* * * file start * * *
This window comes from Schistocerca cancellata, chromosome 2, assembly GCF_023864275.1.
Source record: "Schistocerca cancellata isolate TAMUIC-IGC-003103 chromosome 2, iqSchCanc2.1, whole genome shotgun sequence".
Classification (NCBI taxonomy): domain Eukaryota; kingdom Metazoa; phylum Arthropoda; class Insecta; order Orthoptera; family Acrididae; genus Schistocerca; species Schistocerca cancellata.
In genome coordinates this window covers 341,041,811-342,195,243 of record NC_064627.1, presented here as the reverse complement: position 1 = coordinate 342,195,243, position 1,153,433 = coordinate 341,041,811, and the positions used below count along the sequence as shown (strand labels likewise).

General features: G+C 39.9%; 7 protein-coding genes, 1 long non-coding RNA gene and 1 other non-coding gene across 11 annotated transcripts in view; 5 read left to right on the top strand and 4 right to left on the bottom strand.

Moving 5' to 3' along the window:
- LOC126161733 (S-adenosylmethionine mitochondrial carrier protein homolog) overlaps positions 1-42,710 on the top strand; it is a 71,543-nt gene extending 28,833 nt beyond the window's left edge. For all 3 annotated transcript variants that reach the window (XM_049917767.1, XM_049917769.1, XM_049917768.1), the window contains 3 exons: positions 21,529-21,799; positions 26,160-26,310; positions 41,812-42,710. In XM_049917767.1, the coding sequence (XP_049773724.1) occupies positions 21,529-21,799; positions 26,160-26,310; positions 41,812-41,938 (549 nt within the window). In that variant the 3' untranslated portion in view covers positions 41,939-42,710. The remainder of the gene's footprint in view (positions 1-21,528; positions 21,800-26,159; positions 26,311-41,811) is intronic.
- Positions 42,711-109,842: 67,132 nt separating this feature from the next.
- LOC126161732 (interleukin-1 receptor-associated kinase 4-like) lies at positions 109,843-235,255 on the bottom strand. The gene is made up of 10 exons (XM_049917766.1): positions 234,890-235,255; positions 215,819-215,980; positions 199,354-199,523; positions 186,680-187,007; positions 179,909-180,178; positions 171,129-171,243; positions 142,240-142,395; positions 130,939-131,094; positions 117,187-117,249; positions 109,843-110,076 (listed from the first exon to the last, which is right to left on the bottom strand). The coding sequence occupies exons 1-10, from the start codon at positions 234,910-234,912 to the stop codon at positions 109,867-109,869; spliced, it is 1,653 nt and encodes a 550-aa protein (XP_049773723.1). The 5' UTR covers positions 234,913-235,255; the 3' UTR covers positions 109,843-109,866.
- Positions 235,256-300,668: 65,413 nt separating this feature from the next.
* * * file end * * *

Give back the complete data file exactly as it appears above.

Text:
This window comes from Schistocerca cancellata, chromosome 2, assembly GCF_023864275.1.
Source record: "Schistocerca cancellata isolate TAMUIC-IGC-003103 chromosome 2, iqSchCanc2.1, whole genome shotgun sequence".
Classification (NCBI taxonomy): domain Eukaryota; kingdom Metazoa; phylum Arthropoda; class Insecta; order Orthoptera; family Acrididae; genus Schistocerca; species Schistocerca cancellata.
In genome coordinates this window covers 341,041,811-342,195,243 of record NC_064627.1, presented here as the reverse complement: position 1 = coordinate 342,195,243, position 1,153,433 = coordinate 341,041,811, and the positions used below count along the sequence as shown (strand labels likewise).

General features: G+C 39.9%; 7 protein-coding genes, 1 long non-coding RNA gene and 1 other non-coding gene across 11 annotated transcripts in view; 5 read left to right on the top strand and 4 right to left on the bottom strand.

Moving 5' to 3' along the window:
- LOC126161733 (S-adenosylmethionine mitochondrial carrier protein homolog) overlaps positions 1-42,710 on the top strand; it is a 71,543-nt gene extending 28,833 nt beyond the window's left edge. For all 3 annotated transcript variants that reach the window (XM_049917767.1, XM_049917769.1, XM_049917768.1), the window contains 3 exons: positions 21,529-21,799; positions 26,160-26,310; positions 41,812-42,710. In XM_049917767.1, the coding sequence (XP_049773724.1) occupies positions 21,529-21,799; positions 26,160-26,310; positions 41,812-41,938 (549 nt within the window). In that variant the 3' untranslated portion in view covers positions 41,939-42,710. The remainder of the gene's footprint in view (positions 1-21,528; positions 21,800-26,159; positions 26,311-41,811) is intronic.
- Positions 42,711-109,842: 67,132 nt separating this feature from the next.
- LOC126161732 (interleukin-1 receptor-associated kinase 4-like) lies at positions 109,843-235,255 on the bottom strand. The gene is made up of 10 exons (XM_049917766.1): positions 234,890-235,255; positions 215,819-215,980; positions 199,354-199,523; positions 186,680-187,007; positions 179,909-180,178; positions 171,129-171,243; positions 142,240-142,395; positions 130,939-131,094; positions 117,187-117,249; positions 109,843-110,076 (listed from the first exon to the last, which is right to left on the bottom strand). The coding sequence occupies exons 1-10, from the start codon at positions 234,910-234,912 to the stop codon at positions 109,867-109,869; spliced, it is 1,653 nt and encodes a 550-aa protein (XP_049773723.1). The 5' UTR covers positions 234,913-235,255; the 3' UTR covers positions 109,843-109,866.
- Positions 235,256-300,668: 65,413 nt separating this feature from the next.